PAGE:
Hear From the MongoDB World 2022 Diversity Scholars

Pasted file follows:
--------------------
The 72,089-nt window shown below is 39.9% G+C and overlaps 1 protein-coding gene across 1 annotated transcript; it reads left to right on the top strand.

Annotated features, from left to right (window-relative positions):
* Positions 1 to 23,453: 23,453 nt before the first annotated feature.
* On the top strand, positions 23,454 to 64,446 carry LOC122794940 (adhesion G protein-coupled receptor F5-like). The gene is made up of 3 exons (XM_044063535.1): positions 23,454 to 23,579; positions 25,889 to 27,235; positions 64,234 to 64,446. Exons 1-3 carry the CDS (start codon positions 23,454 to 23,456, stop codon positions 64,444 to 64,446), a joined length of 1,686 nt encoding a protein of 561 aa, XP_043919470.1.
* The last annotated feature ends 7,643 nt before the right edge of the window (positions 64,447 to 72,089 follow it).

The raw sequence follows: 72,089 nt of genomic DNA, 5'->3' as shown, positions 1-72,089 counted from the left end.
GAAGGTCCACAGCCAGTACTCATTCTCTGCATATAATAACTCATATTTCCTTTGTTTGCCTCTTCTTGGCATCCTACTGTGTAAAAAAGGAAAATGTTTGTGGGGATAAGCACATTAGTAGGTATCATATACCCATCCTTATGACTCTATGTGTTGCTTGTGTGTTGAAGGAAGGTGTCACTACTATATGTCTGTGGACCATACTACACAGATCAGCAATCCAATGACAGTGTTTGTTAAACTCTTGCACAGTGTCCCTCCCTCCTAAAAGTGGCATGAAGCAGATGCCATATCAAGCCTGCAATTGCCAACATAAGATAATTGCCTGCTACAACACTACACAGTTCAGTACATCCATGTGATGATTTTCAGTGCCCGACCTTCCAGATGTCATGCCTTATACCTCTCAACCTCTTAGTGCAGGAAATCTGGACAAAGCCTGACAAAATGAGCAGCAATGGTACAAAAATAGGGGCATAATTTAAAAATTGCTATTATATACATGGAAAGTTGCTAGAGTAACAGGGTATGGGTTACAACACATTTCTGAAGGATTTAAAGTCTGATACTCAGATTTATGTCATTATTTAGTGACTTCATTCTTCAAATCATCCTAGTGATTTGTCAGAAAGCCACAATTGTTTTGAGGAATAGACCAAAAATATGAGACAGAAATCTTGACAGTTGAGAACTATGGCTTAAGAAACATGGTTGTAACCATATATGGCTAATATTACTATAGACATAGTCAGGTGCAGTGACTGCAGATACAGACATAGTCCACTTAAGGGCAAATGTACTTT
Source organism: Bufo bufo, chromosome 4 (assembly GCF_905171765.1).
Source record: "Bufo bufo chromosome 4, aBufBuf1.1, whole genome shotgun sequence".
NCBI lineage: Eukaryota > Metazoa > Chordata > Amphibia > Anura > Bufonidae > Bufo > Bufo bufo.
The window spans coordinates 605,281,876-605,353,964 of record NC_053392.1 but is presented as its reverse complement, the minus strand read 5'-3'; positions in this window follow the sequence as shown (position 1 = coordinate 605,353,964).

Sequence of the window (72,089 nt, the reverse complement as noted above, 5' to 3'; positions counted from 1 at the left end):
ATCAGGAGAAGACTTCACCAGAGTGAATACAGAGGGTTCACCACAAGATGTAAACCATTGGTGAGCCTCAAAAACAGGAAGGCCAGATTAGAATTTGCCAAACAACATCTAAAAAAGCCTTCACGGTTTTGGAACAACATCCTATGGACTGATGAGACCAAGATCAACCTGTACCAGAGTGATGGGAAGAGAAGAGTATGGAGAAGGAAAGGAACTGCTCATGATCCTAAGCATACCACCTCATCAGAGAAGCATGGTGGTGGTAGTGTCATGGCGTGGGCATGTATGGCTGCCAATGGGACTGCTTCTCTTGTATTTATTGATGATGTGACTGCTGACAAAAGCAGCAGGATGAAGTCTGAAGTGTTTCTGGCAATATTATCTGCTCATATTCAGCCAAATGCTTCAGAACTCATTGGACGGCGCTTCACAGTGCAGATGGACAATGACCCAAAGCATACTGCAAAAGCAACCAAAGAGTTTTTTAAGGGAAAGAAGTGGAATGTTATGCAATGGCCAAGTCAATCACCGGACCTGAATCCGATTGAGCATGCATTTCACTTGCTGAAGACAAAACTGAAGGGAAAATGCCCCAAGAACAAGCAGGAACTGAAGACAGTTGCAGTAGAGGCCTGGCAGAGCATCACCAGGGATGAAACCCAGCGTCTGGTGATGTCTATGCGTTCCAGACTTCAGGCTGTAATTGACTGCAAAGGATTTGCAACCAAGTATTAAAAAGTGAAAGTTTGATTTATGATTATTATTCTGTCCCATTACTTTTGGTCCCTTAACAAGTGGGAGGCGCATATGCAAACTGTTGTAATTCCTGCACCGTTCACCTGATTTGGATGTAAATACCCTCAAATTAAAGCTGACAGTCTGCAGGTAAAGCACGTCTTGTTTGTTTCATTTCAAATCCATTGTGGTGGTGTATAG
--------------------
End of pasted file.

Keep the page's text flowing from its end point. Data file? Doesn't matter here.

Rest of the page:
The MongoDB Diversity Scholarship program is an initiative to elevate and support members of underrepresented groups in technology across the globe. Scholars receive complimentary access to the MongoDB World developer conference in New York, on-demand access to MongoDB University to prepare for free MongoDB certification, and mentorship via an exclusive discussion group. This year at MongoDB World, our newest cohort of scholars got the opportunity to interact with company leadership at a luncheon and also got a chance to share their experience in a public panel discussion at the Community Café. Hear from some of the 2022 scholars, in their own words. Rebecca Hayes, System Analyst at Alliance for Safety and Justice I did an internal transition from managing Grants/Contracts to IT and just finished a data science certificate (Python, Unix/Linux, SQL) through my community college. My inspiration for pursuing STEM was wanting to understand how reality is represented in systems and how data science can be used to change the world. What was your most impactful experience as part of the Diversity Scholarship? Most impactful were the conversations I had with other attendees at the conference. I talked to people from all sectors who were extremely knowledgeable and passionate about shaping the future of databases. The opportunity to hear from MongoDB leaders and then understand how the vision behind the product was being implemented made me feel inspired for my future in STEM. How has the MongoDB World conference inspired you in your learning or your career path? MongoDB World inspired me to understand the real world applications of databases. I left knowing what's possible with a product like MongoDB and the limits of SQL and traditional databases. After the conference, I wrote this article on Medium reflecting on what I learned at the conference. What is your advice to colleagues pursuing STEM and/or on a similar path as you? Embrace what makes you unique. Just because things take time doesn't mean they won't happen. When learning programming and data science, think about how your work relates to the real world and share those thoughts with others. Seek out new perspectives, stay true to yourself, and keep an open mind. Delphine Nyaboke, Junior Software Engineer at Sendy I am passionate about energy in general. My final year project was on solar mini-grid design and interconnection. I have a mission of being at the intersection of energy and AI What inspired me to get into tech is the ability to solve societal problems without necessarily waiting for someone else to do it for you. This can be either in energy or by code. What was your most impactful experience as part of the Diversity Scholarship? My most impactful experience, apart from attending and listening in on the keynotes, was to attend the breakout sessions. They had lovely topics full of learnings and inspiration, including Engineering Culture at MongoDB; Be a Community Leader; Principles of Data Modeling for MongoDB; and Be Nice, But Not Too Nice just to mention but a few. How has the MongoDB World conference inspired you in your learning or your career path? MongoDB World has inspired me to keep on upskilling and being competitive in handling databases, which is a key skill in a backend engineer like myself. I will continue taking advantage of the MongoDB University courses and on-demand courses available thanks to the scholarship. What is your advice to colleagues pursuing STEM and/or on a similar path as you? STEM is a challenging yet fun field. If you’re tenacious enough, the rewards will trickle in soon enough. Get a community to be around, discuss what you’re going through together, be a mentor, get a mentor, and keep pushing forward. We need like-minded individuals in our society even in this fourth industrial revolution, and we are not leaving anyone behind. Video: Watch the panel in its entirety Raja Adil, Student at Cal Poly SLO Currently, I am a software engineer intern at Salesforce. I started self-teaching myself software development when I was a junior in high school during the COVID-19 pandemic, and from there I started doing projects and gaining as much technical experience as I could through internships. Before the pandemic I took my first computer science class, which was taught in C#. At first, I hated it as it looked complex. Slowly, I started to enjoy it more and more, and during the pandemic I started learning Python on my own. I feel blessed to have found my path early in my career. What was your most impactful experience as part of the Diversity Scholarship? My most impactful experience was the network and friends I made throughout the four days I was in New York for MongoDB World. I also learned a lot about the power of MongoDB, as opposed to relational databases, which I often use in my projects. How has the MongoDB World conference inspired you in your learning or your career path? The MongoDB World conference was amazing and has inspired me a ton in my learning path. I definitely want to learn even more about MongoDB as a database, and in terms of a career path, I would love to intern at MongoDB as a software engineer down the line. What is your advice to colleagues pursuing STEM and/or on a similar path as you? My advice would be to network as much as you can and simply make cool projects that others can use. Evans Asuboah, Stetson University I am an international student from Ghana. I was born and raised by my dad, who is a cocoa farmer, and my mum, who is a teacher. I got into tech miraculously, because my country's educational system matches majors to students according to their final high school grades. Initially, I wanted to do medicine, but I was offered computer science. I realized that computer science could actually be the tool to help my community and also use the knowledge to help my dad on the farm. What was your most impactful experience as part of the Diversity Scholarship? The breakout room sessions. As scholars, we had the chance to talk to MongoDB employees, and the knowledge and experiences changed my thoughts and increased my desire to persevere. I have learned never to stop learning and not to give up. How has the MongoDB World conference inspired you in your learning or your career path? Meeting these amazing people, connecting with the scholars, being at the workshops, and talking to the startups at the booths has made me realize the sky is the limit. I dare to dream and believe until I see the results. What is your advice to colleagues pursuing STEM and/or on a similar path as you? 1. Explore MongoDB; 2. You are the only one between you and your dream; 3. Take the initiative and meet people; 4. Never stop learning. Daniel Erbynn, Drexel University I love traveling and exploring new places. I am originally from Ghana, and I got the opportunity to participate in a summer program after high school called Project ISWEST, which introduced me to coding and computer science through building a pong game and building an Arduino circuit to program traffic lights. This made me excited about programming and the possibilities of solving problems in the tech space. What was your most impactful experience as part of the Diversity Scholarship? My most impactful experience was meeting with other students and professionals in the industry, learning from them, making lifelong connections, and getting the opportunity to learn about MongoDB through the MongoDB University courses. How has the MongoDB World conference inspired you in your learning or your career path? This conference has inspired me to learn more about MongoDB and seek more knowledge about cloud technology. What is your advice to colleagues pursuing STEM and/or on a similar path as you? Don’t be afraid to reach out to people you want to learn from, and create projects you are passionate about. Build your skills with MongoDB University's free courses and certifications . Join our developer community to stay up-to-date with the latest information and announcements.